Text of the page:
We’ve been seeing more innovative ag-tech concepts and new practices come to fruition than ever before, and thanks to initiatives like the Olds College Smart Farm program, these concepts are put to the test at a farm level.
The program, which began in 2018, conducts research and development on ag-tech, but takes it a step further to assess tech for its viability on farms and supports adoption.
Dr. Joy Agnew, associate VP of applied research at Olds College, leads the development of the Smart Farm program.
“Originally the Smart Farm was three sites with Olds College, Lincoln College, and Glacier Discovery Farm at Langham, Sask.. We are now announcing our first expansion site at the University of Saskatchewan, Livestock and Forage Centre of Excellence, which is especially important for me as a U of S alum, and it’s our first university that is joining the network. They bring such a broad range of expertise and capacity and infrastructure, just to add tremendous value to the network. So I’m really really excited,” says Agnew.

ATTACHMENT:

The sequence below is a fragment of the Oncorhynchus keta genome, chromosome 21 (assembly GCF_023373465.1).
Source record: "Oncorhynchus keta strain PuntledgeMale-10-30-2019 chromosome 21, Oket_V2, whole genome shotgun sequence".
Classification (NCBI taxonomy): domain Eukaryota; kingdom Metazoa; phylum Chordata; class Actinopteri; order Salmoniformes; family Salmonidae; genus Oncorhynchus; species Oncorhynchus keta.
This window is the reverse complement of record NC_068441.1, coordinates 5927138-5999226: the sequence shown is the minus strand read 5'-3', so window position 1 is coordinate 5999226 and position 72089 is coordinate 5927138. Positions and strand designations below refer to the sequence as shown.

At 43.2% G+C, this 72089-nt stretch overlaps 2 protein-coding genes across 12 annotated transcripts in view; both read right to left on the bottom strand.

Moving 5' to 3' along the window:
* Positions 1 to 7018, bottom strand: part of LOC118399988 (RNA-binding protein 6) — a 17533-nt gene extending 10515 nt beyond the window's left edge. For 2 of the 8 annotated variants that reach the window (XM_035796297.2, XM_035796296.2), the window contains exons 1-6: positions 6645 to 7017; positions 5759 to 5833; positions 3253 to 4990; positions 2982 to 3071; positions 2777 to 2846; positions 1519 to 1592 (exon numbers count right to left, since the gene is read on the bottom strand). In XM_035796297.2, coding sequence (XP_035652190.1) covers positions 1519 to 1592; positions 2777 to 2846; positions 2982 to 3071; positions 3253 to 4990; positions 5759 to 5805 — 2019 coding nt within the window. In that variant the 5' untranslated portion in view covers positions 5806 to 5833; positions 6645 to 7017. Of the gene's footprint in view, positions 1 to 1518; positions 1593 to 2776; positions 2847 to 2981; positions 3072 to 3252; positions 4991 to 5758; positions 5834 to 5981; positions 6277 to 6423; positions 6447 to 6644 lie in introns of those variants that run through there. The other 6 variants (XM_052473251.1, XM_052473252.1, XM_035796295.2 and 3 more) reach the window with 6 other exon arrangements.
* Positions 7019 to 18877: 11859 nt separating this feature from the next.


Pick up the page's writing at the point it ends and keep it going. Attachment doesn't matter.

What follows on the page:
The smart farms are connected through a network which allows data and findings shared between the farms, which allows for a better understanding and analysis of the research being done throughout different regions.
When discussing what technologies and practices are being tested at the smart farm sites, Agnew says the sky is the limit but largely encompass digital applications aimed at helping farmers make more informed decisions and to ultimately increase productivity, profitability and sustainability.
“The traditional definition of smart farming is very much on the digital side of things. It’s collecting data, it’s using devices to wirelessly collect and transmit data. There’s calculations happening in the cloud, and then recommendations or alerts are being sent back to phones, it’s all about utilizing data to help farmers make better management decisions,” Agnew shares.